Prophylaxis with antimicrobials has decreased the high incidence of wound infection after head and neck operations that involve incisions through oral or pharyngeal mucosa. Prophylactic administration of antibiotics can decrease postoperative morbidity, shorten hospitalization, and reduce overall costs attributable to infections. [1, 2, 3]
Principles of prophylaxis include providing optimal and effective dosing of antibiotics at the time of wound exposure and effective prophylactic regimens. The regimen should be only be directed against the most likely pathogens. Selecting the antibiotic regimen should largely be based on location of the surgical incision; however the need to assess for epidemiological factors such as common offending bacteria and their respective susceptibility panels should also be addressed.
Many antimicrobials require a single dose given within 60 minutes of skin incision to provide adequate tissue concentration throughout the operation. Additional doses during the procedure are advisable if surgery is prolonged (ie, > 4 h), major blood loss occurs, or an antimicrobial with a short half-life is used. The antibiotics should be discontinued 24 hours after surgery, as the prolonged use of prophylaxis leads to bacterial resistance and increased hospital costs. 
The immunocompetency of the patient should also be evaluated, which includes attentiveness to factors such as history of previous surgery creating scarring, radiation exposure, malnourishment, or HIV infection, among others. However, a diagnosis of diabetes mellitus remains controversial in assessing complication risk specific to head and neck surgery. This review therefore highlights the multifactorial nature of administering appropriate and efficacious antibiotic prophylaxis to reduce postsurgical complications. 
See the image below.
Choice of Antibiotics and Spectrum
Choosing an antibiotic for prophylaxis is multifactorial and should be based on the following:
Type of operation
Kinetics and toxicity of the drugs
Microbiologic characteristics of the operative site
Antibiotic sensitivities specific to the particular hospital environment
In operations in which mucosa is not violated, antimicrobial prophylaxis needs to cover only gram-positive skin flora, primarily Staphylococcus epidermidis and Staphylococcus aureus.
In operations that feature postoperative infections with aerobic and anaerobic flora, an antibiotic regimen effective against this broad spectrum of pathogens should be used.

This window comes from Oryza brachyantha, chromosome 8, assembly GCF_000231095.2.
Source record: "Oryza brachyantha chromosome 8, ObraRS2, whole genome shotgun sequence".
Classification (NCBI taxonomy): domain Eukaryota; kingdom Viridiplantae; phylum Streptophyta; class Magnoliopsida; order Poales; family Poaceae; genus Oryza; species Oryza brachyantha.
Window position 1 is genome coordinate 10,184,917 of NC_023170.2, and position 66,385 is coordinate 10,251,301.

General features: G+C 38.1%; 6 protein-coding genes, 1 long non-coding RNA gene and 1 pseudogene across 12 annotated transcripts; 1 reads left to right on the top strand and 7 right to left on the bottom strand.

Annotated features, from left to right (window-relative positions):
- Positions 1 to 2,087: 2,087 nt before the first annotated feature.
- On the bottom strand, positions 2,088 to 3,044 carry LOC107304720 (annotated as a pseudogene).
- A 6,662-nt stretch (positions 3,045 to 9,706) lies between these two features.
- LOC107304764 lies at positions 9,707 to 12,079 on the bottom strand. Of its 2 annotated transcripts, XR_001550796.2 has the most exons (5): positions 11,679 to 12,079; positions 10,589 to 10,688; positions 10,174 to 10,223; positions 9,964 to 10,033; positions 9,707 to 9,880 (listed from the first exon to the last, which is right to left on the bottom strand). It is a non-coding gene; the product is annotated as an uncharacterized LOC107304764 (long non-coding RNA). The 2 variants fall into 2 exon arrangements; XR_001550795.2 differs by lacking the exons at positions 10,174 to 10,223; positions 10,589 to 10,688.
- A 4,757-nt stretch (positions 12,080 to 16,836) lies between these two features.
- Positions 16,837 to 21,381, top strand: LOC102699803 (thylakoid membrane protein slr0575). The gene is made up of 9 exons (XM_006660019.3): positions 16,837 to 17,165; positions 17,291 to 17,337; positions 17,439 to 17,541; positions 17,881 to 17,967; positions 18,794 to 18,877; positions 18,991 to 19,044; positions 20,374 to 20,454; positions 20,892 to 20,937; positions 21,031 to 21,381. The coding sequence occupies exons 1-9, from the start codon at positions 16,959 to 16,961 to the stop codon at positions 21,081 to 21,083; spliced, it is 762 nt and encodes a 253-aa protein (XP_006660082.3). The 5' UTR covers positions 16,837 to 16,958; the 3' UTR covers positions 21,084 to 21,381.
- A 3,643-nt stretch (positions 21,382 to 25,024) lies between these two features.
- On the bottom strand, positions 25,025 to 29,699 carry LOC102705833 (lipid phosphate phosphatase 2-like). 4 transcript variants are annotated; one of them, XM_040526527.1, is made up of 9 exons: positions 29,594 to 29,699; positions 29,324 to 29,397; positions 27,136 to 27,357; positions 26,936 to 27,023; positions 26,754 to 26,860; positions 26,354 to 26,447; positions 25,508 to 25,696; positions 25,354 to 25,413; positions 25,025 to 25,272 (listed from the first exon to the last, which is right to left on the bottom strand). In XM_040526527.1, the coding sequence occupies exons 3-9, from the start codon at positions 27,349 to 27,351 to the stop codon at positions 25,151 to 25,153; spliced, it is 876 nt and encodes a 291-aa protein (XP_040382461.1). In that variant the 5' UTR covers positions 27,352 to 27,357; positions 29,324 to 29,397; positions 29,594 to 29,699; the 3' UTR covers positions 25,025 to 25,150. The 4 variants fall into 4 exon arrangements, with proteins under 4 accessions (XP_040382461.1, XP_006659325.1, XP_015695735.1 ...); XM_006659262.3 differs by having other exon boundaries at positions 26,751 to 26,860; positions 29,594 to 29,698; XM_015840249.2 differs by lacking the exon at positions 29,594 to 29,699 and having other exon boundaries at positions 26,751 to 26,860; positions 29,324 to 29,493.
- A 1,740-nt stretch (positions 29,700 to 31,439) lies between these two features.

If a number of drugs appear equally acceptable for prophylaxis, the agent least likely to be used for definitive therapy in postoperative wound infection should be chosen. This strategy should minimize the selection of organisms resistant to valuable therapeutic agents. Recent studies have shown that high dose parenteral first generation cephalosoprins have equal efficacy as third generation options in patients undergoing a procedure in clean-contaminated oncologic surgery. This could allow for the opportunity to continue to use first generation cephalosporins while preserving resistance rates in the third generation class. Therefore, the need to assess susceptibility profiles while selecting antibiotics is emphasized. 
The regimen chosen should be compatible with findings from the hospital's infection control wound surveillance report. This regimen is particularly important in hospitals with high incidence of infection with methicillin-resistant organisms (eg, S aureus [MRSA], S epidermidis [MRSE]) or with organisms exhibiting vancomycin or clindamycin resistance.
A recent article described the importance of determining MRSA susceptibility profiles when choosing an antibiotic. A regimen consisting of linezolid and gentamicin was shown to be more efficacious than trimethoprim/sulfamethoxazole and gentamicin in treating MRSA otorrhea; highlighting the need to assess for resistance in head and neck antibiotic selection as TMP/SMX is typically first-line. The epidemiology of clindamycin resistance should also be regarded, as studies have shown MRSA resistance rates as high as 22% for clindamycin, an antibiotic typically implemented to cover for this organism in addition to anaerobes. [6, 7]